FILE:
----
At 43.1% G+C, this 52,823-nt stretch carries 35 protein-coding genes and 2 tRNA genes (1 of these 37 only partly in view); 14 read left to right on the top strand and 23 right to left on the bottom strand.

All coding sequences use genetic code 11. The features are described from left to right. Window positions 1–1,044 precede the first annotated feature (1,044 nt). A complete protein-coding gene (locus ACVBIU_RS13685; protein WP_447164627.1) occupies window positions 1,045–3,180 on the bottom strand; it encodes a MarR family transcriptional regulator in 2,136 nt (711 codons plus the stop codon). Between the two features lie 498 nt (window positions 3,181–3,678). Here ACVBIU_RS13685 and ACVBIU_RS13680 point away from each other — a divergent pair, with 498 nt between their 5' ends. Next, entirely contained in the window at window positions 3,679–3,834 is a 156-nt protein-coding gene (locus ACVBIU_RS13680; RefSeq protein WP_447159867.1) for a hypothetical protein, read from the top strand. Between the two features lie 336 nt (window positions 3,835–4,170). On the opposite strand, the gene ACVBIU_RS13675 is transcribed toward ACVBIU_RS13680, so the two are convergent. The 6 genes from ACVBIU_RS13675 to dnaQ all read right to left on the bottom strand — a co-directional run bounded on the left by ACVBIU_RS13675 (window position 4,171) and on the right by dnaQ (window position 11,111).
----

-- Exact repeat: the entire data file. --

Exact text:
At 43.1% G+C, this 52,823-nt stretch carries 35 protein-coding genes and 2 tRNA genes (1 of these 37 only partly in view); 14 read left to right on the top strand and 23 right to left on the bottom strand.

All coding sequences use genetic code 11. The features are described from left to right. Window positions 1–1,044 precede the first annotated feature (1,044 nt). A complete protein-coding gene (locus ACVBIU_RS13685; protein WP_447164627.1) occupies window positions 1,045–3,180 on the bottom strand; it encodes a MarR family transcriptional regulator in 2,136 nt (711 codons plus the stop codon). Between the two features lie 498 nt (window positions 3,181–3,678). Here ACVBIU_RS13685 and ACVBIU_RS13680 point away from each other — a divergent pair, with 498 nt between their 5' ends. Next, entirely contained in the window at window positions 3,679–3,834 is a 156-nt protein-coding gene (locus ACVBIU_RS13680; RefSeq protein WP_447159867.1) for a hypothetical protein, read from the top strand. Between the two features lie 336 nt (window positions 3,835–4,170). On the opposite strand, the gene ACVBIU_RS13675 is transcribed toward ACVBIU_RS13680, so the two are convergent. The 6 genes from ACVBIU_RS13675 to dnaQ all read right to left on the bottom strand — a co-directional run bounded on the left by ACVBIU_RS13675 (window position 4,171) and on the right by dnaQ (window position 11,111).